WEEK IN REVIEW: Gore Touts Health Care Plans, Chides Bush
On the campaign trail last week, Vice President Al Gore promoted his prescription drug benefit plan and challenged rival Texas Gov. George W. Bush (R) to reveal the details of his own proposal, the Washington Post reports (Allen, 8/29). Under Gore's 10-year, $253 billion plan, low-income seniors would receive full prescription drug coverage under Medicare, while remaining seniors would pay for half their pharmaceutical costs up to $5,000 a year. "It's just wrong for seniors to have to choose between food and medicine while the big drug companies run up record profits. I will fight for a prescription drug benefit for all seniors under Medicare," Gore announced to a crowd in Tallahassee on Aug. 28, goading Bush to offer specifics on his own drug plan. "The time for generalities ... is just about over ... it's put up or shut up time," he said (Boyer, Washington Times, 8/29). Gore also continued his assault on drug companies last week, criticizing Claritin manufacturer Schering-Plough Corp. and Wyeth-Ayerst Laboratories, the maker of Lodine, for spending "more money on advertising than on research" and charging high prices for the drugs. "I'm all for [drug companies] making profits and having more money for research and whatnot. But I'm not going to stand by if they behave in an unfair way," he said, vowing to veto any legislation extending "monopoly patents" for prescription drugs (Sack, New York Times, 8/29).
Lieberman Joins In
On Aug. 28, Gore running mate Sen. Joseph Lieberman (D-Conn.) also criticized Bush for his lack of details regarding his prescription drug proposal. "Our opponents don't have a real prescription drug plan," he said, adding, "To the extent that they have a plan ... it is a bad plan that would leave at least half of all seniors with no real coverage" (Gerstenzang/Gold, Los Angeles Times, 8/29). Lieberman also targeted pharmaceutical companies, saying, "They're just charging too much, and it's too hard for seniors to pay."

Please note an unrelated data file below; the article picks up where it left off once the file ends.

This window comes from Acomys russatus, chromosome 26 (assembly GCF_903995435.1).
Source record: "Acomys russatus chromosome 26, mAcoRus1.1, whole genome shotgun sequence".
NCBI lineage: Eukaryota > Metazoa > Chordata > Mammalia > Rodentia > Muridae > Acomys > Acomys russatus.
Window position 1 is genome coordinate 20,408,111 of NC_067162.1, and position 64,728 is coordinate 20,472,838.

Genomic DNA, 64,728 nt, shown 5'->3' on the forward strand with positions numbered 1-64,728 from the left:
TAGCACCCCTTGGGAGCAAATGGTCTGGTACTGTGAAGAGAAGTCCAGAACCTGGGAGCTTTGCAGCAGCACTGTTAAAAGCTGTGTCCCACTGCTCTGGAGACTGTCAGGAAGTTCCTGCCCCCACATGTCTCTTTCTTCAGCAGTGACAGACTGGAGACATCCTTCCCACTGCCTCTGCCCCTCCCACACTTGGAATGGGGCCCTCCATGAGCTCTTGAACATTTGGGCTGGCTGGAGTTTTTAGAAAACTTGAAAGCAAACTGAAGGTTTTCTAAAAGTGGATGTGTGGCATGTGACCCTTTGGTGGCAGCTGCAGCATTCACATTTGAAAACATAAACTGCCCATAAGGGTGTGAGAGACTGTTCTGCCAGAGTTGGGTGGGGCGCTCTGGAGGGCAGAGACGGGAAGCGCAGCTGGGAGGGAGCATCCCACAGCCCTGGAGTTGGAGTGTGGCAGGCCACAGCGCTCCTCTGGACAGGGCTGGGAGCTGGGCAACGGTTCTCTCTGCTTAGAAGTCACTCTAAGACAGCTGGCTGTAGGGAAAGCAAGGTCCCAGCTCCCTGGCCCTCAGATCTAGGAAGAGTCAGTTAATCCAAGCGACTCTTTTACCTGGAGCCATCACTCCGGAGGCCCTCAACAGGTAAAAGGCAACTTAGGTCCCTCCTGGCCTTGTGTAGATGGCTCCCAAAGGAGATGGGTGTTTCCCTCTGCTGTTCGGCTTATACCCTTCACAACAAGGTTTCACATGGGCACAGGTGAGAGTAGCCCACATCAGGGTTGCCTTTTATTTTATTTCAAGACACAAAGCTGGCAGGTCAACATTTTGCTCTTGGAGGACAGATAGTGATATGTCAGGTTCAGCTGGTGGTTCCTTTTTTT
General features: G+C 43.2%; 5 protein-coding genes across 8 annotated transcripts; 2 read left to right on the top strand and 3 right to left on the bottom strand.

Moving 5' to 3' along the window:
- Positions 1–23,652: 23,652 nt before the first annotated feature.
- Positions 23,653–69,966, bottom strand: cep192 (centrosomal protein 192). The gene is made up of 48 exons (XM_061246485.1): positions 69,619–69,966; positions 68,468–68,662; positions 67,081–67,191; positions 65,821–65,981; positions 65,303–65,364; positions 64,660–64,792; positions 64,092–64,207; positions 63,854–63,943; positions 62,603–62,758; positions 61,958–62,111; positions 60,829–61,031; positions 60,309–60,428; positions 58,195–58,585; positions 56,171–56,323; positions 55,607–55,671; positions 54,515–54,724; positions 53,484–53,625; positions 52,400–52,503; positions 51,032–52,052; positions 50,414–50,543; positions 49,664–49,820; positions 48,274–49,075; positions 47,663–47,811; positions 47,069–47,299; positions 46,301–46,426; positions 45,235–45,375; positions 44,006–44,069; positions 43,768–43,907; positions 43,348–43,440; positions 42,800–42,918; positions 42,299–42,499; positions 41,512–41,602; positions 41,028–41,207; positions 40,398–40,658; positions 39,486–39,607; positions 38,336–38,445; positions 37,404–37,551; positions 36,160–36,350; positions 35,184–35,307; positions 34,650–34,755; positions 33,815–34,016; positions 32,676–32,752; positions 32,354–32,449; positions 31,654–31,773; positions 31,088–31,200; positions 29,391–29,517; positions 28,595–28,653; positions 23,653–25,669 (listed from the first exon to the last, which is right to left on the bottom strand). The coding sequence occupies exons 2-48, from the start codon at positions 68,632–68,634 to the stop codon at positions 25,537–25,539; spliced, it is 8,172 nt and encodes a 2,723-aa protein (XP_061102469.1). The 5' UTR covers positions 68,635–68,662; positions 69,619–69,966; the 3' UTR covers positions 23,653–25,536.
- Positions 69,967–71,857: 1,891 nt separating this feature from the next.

Gore = Big Government?
Meanwhile, the Bush campaign issued a statement calling the vice president's prescription drug proposal "a nationalized drug plan ... similar to Hillary Clinton's attempt to nationalize health care in 1993" (Washington Post, 8/29). Bush spokesperson Karen Hughes echoed that statement on Aug. 28, arguing, "Gore is trying to do for prescription drugs precisely what Hillary Clinton tried to do for health care, and that's (to) have government control" (Los Angeles Times, 8/29). And according to Bush spokesperson Dan Bartlett, "By proposing a one-size-fits-all, government-run drug plan, Al Gore ... fully embraced the old-style, government-knows-best approach the American people soundly rejected when Hillary Clinton tried it in 1993" (Washington Times, 8/29). Bush is scheduled to release his own Medicare proposals today (See story 7).
Watching the Watchers
Network news journalists also addressed prescription drug coverage last week, tracking Gore and Bush on the campaign trail. Excerpts of their comments appear below.
- Terry Moran, ABC's "World News Tonight": "Gore went on the attack ... blam[ing] drug companies for the high cost of prescription medicines for older Americans. ... But he may have a problem with his own rhetoric, since one of the main recipients of drug industry campaign funds is his own running mate;"
- Phil Jones, CBS's "Evening News": "Gore was in Florida ... listening to seniors struggling to pay for their prescription drugs. ... (Gore) criticized Gov. Bush for not yet presenting a specific plan to pay for prescription drugs. ... Gore sense[s] he has Bush on the ropes so he's on the attack;"
- Claire Shipman, NBC's "Nightly News": "The vice president attacks the drugmakers and (has) harsh words for his opponent. ... Gore's advisers say privately they can't figure out why Bush hasn't outlined a prescription drug plan ... but they also know he still has time to do it;"
- David Gregory, NBC's "Nightly News": "Bush aides dispute the charge that he has been silent on the health care debate, saying it's the vice president who's been part of an administration that for seven years has failed to deliver a prescription drug benefit to older Americans" (National Journal transcript, 8/29).
Sealing the 'Lock Box'